MC: I've learned that if you don't get your reports in on time, headquarters will give you a headache over that! (Laughs.)

LC: We've already put into practice some of the pastoral counseling methods we learned about. A young lady came in the other day who was struggling with a relationship at home. Talking with her face-to-face made me realize that this is for real.

SS: Your appointment is among a low-income, urban area of Houston. The Boys & Girls Club program there is very strong. Did that intimidate you in any way?

MC: Not at all. I've worked on the staff of Boys Clubs before, and among families that have very little means. If anything, it prepared me for this in a very good way.

SS: When you were given your appointments and the announcement was made - "Houston Aldine-Westfield corps officers" - what went through your mind?

MC: I felt very shaky, and I thought, Wow, way over there! But then again, I've heard great things about the Texas Division, and the wonderful ministries under the umbrella of the Houston Area Command, so I got excited right away.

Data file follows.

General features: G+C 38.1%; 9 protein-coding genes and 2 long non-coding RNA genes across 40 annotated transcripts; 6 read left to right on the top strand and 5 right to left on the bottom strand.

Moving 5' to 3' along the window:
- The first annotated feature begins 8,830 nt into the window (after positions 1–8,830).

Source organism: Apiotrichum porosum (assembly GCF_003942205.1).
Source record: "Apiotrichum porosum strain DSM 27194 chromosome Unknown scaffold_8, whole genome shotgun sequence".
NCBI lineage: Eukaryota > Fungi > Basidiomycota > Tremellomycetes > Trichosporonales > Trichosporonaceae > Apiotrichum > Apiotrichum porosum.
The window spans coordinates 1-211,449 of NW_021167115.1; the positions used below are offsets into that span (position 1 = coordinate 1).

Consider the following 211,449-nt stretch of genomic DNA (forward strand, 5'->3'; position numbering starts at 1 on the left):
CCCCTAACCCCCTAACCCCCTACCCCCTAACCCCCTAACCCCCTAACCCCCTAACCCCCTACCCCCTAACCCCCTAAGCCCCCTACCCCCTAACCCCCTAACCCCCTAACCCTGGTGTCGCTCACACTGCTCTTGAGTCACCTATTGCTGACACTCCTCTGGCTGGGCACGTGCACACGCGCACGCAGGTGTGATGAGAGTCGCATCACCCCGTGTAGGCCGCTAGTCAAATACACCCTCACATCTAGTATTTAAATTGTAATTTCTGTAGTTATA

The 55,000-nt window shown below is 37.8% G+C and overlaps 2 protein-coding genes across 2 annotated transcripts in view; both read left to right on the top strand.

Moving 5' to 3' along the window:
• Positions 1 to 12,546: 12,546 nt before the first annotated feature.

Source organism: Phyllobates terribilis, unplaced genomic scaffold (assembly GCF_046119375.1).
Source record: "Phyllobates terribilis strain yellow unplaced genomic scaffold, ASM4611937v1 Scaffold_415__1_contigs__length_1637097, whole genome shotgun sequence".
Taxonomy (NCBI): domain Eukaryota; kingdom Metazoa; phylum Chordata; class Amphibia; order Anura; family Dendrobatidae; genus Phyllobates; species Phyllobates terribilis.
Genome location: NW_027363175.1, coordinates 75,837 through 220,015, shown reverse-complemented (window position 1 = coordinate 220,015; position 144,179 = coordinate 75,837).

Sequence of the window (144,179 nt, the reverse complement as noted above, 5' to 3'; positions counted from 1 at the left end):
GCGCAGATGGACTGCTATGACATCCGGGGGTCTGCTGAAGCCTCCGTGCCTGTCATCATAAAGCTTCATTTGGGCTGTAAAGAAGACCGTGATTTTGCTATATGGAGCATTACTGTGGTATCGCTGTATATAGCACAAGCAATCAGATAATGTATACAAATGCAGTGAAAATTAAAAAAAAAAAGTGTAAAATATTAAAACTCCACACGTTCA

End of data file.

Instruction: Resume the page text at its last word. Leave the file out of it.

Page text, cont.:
LC: I wanted to go back to the Carolinas, because that's where we're from. Coming to Houston is a little overwhelming, because it is such a large city. I didn't know what to expect. I didn't know where to start. But God is so good, and He is already giving us the strength and wisdom to know what and how to do things.

SS: What do you hope to accomplish at the Houston Aldine-Westfield Corps?

MC: Mainly, we want to emphasize spiritual growth and leadership development. This ministry has great potential, and we are very excited and anxious to do what we can to build God's Kingdom here.